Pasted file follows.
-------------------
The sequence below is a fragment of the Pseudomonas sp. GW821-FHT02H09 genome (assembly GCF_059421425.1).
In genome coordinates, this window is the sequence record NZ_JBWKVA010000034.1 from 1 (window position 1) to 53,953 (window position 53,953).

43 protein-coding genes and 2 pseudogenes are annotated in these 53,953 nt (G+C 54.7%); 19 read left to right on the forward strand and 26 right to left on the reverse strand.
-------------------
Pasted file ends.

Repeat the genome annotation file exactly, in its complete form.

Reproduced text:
The sequence below is a fragment of the Pseudomonas sp. GW821-FHT02H09 genome (assembly GCF_059421425.1).
In genome coordinates, this window is the sequence record NZ_JBWKVA010000034.1 from 1 (window position 1) to 53,953 (window position 53,953).

43 protein-coding genes and 2 pseudogenes are annotated in these 53,953 nt (G+C 54.7%); 19 read left to right on the forward strand and 26 right to left on the reverse strand.